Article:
Mercedes has ruled out any talk of allowing drivers Lewis Hamilton and Nico Rosberg any more freedom in picking strategies in a bid to beat each other.
Hamilton asked during the Brazilian Grand Prix for the team to consider switching him on to a different strategy because he could not find a way past Rosberg on track.
Such a move would have gone against Mercedes' long-standing policy of having drivers run to the same strategy because it is fairer.
And although the situation has prompted talk of Mercedes changing its policy in the future in a bid to make the racing more exciting, Mercedes motorsport boss Toto Wolff ruled that out.
"We have had our principles with one strategy since 2013 and it worked well for us," he said. "We will not change that.
"In the car you do not have the complete picture in the particular moment when his tyres were going off and it was changing into a three-stop.
"That strategy would have been 10 seconds down so would have risked P2 against Sebastian so therefore it was out of the question.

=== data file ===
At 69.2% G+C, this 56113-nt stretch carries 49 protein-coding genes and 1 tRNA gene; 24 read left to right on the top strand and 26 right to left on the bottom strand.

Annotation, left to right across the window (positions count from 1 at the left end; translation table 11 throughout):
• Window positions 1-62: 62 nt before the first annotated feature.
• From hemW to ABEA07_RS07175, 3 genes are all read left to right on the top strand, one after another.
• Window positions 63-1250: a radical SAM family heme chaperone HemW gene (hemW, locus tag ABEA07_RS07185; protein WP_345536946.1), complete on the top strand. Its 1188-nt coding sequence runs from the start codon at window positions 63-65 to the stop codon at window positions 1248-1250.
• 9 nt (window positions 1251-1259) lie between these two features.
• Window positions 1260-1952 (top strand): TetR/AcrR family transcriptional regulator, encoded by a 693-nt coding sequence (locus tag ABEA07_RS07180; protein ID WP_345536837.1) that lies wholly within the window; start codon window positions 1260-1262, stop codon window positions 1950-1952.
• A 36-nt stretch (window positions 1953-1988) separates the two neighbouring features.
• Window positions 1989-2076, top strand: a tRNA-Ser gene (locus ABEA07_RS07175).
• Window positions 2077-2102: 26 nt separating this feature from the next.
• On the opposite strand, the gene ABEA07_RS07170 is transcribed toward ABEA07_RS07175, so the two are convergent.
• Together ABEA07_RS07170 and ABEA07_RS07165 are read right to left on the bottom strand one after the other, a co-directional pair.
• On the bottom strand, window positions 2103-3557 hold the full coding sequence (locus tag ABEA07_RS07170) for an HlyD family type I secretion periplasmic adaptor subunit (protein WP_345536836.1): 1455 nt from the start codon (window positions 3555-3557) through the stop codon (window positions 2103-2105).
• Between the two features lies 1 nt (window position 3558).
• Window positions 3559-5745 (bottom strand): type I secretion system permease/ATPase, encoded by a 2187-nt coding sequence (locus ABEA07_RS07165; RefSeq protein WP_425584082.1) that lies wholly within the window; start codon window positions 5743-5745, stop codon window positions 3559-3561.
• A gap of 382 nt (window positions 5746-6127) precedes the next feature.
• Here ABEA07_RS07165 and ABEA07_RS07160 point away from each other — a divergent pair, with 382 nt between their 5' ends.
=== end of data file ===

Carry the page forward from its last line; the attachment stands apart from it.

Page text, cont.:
"The driver in the car being emotional is understandable. We hired guard dogs and we don't want to have any puppies – and we want them to be guard dogs. Sometimes it is a bit more intense but it is okay."
When asked if there was any scope to open discussions with the drivers about changing the policy, Wolff said: "No. Because we are going to keep one strategist and if the driver in the car is going to lose every single race because that is not an instinct-driven decision.
"Your instinct might be right sometimes but if you are not having the full set of data you are going to get the majority of your races wrong so that is why we are going to keep it why it is."
Although the Brazilian GP appeared to be straightforward, Wolff said there was an intensity within the team because of the closeness of their battle.
"Actually it wasn't easy at all," he said. "Between the two of them it was getting intense, and that intensity of course, that transcends in to the team and then making the right call between a two or a three stop.
"When stuck behind Nico it was clear his tyres would not last and at that stage his race was compromised, and the whole situation changed into our favour when Ferrari clearly then changed to a three-stop, then we could change to a three-stop and from then on it was strategy wise and team wise it was a cruise."